• 3 We note also that the terms of subrogation contained in the contract of insurance specifically provide that Country Mutual is to be subrogated to the insured's right of recovery for loss. The question must then arise as to who, under the terms of the policy, is "insured." Since the policy itself is not part of the record, it is impossible for us to determine whether there is any special meaning or definition to be applied to the term "insured," we will give it its ordinary meaning and we conclude that the insured in the present cause was the deceased himself. Since the policy terms provide for Country Mutual to be subrogated to the insured's right of recovery, and since the deceased had no right to recover for his own death in an action for wrongful death, it is appropriate to conclude that Country Mutual had no right to be subrogated to the insured's widow's right of recovery in wrongful death.

An additional consideration, which was referred to in Podgorski and which was also present in this cause, is that the amount recovered by the widow may have been much less than the actual loss sustained by her. That is to say, the widow's loss arising out of the wrongful act of the tortfeasor may have been more than $100,000, therefore, the insurance company, whose policy is a contract unrelated to actual damage, would get an unfair advantage if it recovered its entire payment, giving it a 100 percent recovery, whereas the widow may have recovered considerably less than 100 percent of her actual loss. For instance, if the support of the widow was worth $10,000 per year and her life expectancy were 20 years, the loss would be $200,000, whereas the recovery was only $100,000. Obviously, if the widow did not make a full recovery, it would be unfair for Country Mutual to recover its payment in full rather than have it share the proportional loss with the beneficiary.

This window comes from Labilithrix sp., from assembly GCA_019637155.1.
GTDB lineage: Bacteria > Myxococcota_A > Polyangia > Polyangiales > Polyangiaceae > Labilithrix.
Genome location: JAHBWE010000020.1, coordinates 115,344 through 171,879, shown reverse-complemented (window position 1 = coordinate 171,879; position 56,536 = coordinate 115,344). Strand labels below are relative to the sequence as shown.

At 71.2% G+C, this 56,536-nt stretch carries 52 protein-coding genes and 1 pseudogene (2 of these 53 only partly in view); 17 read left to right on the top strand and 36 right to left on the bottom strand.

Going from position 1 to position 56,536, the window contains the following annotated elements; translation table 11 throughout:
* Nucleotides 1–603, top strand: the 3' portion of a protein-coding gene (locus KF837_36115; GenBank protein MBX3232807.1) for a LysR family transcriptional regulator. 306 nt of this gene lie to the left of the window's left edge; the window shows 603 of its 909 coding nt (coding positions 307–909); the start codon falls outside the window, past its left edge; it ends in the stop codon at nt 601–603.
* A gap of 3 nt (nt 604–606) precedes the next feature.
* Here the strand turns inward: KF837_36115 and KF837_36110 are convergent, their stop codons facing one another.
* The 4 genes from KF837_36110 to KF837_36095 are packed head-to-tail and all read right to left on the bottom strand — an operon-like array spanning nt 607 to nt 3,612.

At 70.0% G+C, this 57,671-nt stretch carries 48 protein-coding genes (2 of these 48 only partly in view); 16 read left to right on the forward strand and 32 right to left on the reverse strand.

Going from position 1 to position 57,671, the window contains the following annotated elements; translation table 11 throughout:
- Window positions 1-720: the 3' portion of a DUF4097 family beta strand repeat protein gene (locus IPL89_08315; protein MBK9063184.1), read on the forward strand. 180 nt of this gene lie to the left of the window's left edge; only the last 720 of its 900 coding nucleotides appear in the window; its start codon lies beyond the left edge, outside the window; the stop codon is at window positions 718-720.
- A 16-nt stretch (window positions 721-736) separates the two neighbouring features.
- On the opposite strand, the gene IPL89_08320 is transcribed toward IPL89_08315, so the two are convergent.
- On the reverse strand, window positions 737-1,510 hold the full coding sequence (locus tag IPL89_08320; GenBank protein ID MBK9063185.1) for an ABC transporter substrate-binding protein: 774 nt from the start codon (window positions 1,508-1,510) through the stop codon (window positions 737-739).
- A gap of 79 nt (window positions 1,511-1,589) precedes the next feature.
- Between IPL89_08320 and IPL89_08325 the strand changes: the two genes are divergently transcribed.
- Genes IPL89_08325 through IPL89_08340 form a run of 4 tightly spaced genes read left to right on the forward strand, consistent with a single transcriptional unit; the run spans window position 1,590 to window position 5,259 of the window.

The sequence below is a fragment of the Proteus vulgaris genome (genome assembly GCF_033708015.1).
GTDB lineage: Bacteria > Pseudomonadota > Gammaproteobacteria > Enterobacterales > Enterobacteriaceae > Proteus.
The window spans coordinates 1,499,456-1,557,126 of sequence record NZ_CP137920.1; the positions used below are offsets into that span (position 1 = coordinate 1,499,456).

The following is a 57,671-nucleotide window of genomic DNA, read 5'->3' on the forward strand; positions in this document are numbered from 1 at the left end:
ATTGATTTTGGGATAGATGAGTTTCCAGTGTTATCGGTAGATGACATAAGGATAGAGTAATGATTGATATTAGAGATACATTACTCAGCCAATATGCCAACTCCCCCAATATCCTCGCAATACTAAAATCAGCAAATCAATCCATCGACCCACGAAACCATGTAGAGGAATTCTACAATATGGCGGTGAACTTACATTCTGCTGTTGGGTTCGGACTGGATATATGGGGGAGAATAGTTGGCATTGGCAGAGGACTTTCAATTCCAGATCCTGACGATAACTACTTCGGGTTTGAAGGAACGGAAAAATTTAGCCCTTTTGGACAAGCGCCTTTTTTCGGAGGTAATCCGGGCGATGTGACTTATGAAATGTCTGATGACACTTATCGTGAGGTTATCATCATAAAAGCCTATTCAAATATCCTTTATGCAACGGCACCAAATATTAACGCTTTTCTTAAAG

We accordingly affirm the decision of the trial court.


NASH and LINDBERG, JJ., concur.


• 4 After the initial decision in this cause, Country Mutual filed a petition for rehearing claiming that we erred in not allowing subrogation for $1000 paid to the widow as medical expenses (funeral expenses) for deceased. This item was not considered separately in our original opinion, as the first brief filed by Country Mutual made no distinction between the death benefit paid ($5000) and the medical (funeral) payment ($1000); in its reply brief, Country Mutual referred to the death benefit and "related payments." Now, in its petition for rehearing, it claims that subrogation should be allowed for the medical (funeral) payment made by the insurer. (See Glidden v. Farmers Automobile Insurance Association (1974), 57 Ill.2d 330, 312 N.E.2d 247 (involving an uninsured motorist provision).) We ...